Tuesday, August 07, 2007

Face-Lift 395

Guess the Plot

Her Dress is Darkness

1. Nudist Shelly Wellter is too demure to sunbathe, so she moonbathes at night. But her sweet shyness is no match for Bull Grumby's ardor - and his flashlight.

2. Physicist Moira Wartby is determined to make a splash at the company picnic. But the dress she fashions from a Black Hole does more than draw people to her.

3. Lynn hopes her Vampire romance novel, 'Her Dress is Darkness', is a bestseller. It has to be, because she poured her soul into it . . . literally.

4. To Walter, Lydia is sunlight, cloaked in a shroud of darkness. But when a strange black frog bites Lydia, Walter discovers an evil lurking beneath the shroud. Also, a dragon.

5. She likes to say she's in mourning for her life, but Bianca's black gown is neither a fashion statement nor an homage to Chekhov. It's pure Evil in wearable form. Unless Trevor Weiss can get her to take that dress off, Bianca could lose her soul with one swish of her taffeta ruffles.

6. In the cutthroat world of fashion design, Ellen DeLong has always been second rate. That is, until she makes a deal with Satan and gains the magical Shears of Endor.

Original Version

Her Dress is Darkness:
(95,000 words, dark, literary fantasy with epic overtones)

To eleven-year-old Walter, Lydia is sunlight in a dark place: a lone, caring presence in the face of his unstable mother and missing father. Together, they explore the innocent woods of their quiet valley and make up stories about a huge, brown blade left in a hidden copse. [No need to attach an adjective to every noun. The more you use them the less powerful they are.]

When a strange, black frog bites Lydia in the wood, [Bites her in the wood? What is she, a marionette?] Walter discovers an evil lurking beneath the shroud of the old Priory, an evil rooted in magic and Making, buried in his forgotten bloodline. [How does her getting bitten by a frog lead to him discovering an evil at the Priory?] Secrets conspire to return him to a lost world, [Return, meaning he's been there before?] a world belonging to a terrible Queen of ancient lore, a world where innocence is devoured. In the land of Temeres, nothing is as it seems. [Of course, we don't know how things seem, so it doesn't help to tell us we're wrong.] Dead gods stir in the Groves of the Deep, preparing for a return to the world of light, [Define "dead." Apparently it doesn't mean what I thought it did. Will the gods return as zombies?] while an eleven-year-old boy, a wooden knight, a glass dragon, and an ancient warrior strive to protect what remains of purity. Lydia has been taken, her soul trapped within the Queen's far tower. But nothing—not the Pale Queen, nor her hunger, not her Darklings or her beast and the Drum of its Heart, not even her cursed, immortal knight [All right already. Nothing.] —will keep Walter from fulfilling his promise.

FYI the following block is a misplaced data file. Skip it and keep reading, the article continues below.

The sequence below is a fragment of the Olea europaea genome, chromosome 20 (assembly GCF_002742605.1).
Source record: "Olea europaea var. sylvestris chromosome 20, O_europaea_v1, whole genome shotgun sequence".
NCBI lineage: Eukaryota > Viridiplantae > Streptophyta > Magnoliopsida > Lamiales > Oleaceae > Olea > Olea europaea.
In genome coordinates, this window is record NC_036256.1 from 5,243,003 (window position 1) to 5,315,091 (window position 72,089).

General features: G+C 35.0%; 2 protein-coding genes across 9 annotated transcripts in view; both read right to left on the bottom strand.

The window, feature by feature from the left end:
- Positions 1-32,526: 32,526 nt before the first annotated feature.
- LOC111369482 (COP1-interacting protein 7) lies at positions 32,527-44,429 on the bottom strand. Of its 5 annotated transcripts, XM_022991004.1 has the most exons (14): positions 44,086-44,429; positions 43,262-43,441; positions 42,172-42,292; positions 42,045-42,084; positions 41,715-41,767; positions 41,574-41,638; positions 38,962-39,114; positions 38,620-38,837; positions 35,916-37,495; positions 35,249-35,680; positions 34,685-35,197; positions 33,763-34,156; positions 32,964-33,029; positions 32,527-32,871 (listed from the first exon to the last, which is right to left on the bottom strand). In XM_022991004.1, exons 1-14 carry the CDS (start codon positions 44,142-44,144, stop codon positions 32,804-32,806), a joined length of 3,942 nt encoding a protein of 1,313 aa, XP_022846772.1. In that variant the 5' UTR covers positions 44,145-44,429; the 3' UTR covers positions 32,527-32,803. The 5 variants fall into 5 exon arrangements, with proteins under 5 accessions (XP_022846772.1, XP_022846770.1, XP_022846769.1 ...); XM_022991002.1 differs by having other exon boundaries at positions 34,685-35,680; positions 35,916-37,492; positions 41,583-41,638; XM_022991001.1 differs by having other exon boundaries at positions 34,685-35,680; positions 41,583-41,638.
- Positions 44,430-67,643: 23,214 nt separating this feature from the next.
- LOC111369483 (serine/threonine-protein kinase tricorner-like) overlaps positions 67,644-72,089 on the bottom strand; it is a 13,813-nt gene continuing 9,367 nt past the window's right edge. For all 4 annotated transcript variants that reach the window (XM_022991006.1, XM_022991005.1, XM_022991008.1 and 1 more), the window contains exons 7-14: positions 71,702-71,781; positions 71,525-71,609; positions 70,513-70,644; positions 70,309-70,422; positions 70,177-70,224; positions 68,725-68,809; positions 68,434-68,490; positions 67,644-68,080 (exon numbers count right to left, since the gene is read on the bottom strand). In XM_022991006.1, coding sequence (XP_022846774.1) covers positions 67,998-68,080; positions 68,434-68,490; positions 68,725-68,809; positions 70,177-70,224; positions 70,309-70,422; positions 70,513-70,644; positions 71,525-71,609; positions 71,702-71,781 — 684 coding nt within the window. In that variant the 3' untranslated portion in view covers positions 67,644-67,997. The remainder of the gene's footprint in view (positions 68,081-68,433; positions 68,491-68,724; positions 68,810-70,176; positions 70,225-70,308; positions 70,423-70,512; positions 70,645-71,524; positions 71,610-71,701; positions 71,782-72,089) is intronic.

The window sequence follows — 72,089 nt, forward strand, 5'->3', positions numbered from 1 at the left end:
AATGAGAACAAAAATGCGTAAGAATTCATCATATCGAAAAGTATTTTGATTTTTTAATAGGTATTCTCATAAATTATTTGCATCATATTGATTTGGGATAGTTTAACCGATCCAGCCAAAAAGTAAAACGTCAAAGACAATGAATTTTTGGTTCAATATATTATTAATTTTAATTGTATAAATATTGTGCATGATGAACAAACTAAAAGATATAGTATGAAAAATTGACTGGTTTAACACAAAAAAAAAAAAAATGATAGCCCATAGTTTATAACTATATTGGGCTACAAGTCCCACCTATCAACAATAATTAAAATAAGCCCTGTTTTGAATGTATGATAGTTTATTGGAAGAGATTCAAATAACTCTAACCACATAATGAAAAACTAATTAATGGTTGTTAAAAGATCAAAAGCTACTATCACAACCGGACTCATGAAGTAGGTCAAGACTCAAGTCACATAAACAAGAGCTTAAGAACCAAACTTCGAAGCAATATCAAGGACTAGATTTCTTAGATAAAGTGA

He will find her. And he will bring her back. [I doubt it. He's eleven. The Darklings will stop him.]


How come Groves of the Deep is capitalized, but not the world of light? How come Making but not magic? Darklings but not beast? Queen? Priory? Drum of its Heart? Seemingly random capitalizing could get annoying if it's book-wide.

This reads more like an ominous prologue than a query letter. Try telling the story in everyday prose, rather than poetry. If that doesn't work we can go for a combination of the two, but this version, while it has tone, isn't telling me clearly what happens in the book.


writtenwyrdd said...

Okay. Lots of implied drama and strange capitalization choices. But no actual drama. I gather from reading this that the actual story is Walter goes someplace to rescue Lydia. That and the complications that arise in the quest are your story.

I think what's happened is you are listing a bunch of cool elements from the book, but not the story. What you get is chaos and the impression that you as a writer don't know what your story actual IS.

Dave Fragments said...

95,000 words, dark, literary fantasy with epic overtone.

That sounds like a wine description:
"Modest apple and citrus flavors with hints of underripe nectarine, finishing with a burst of peach overtones."

Let's try something like a hook:
The Pale Queen ... ... (that's a little bland)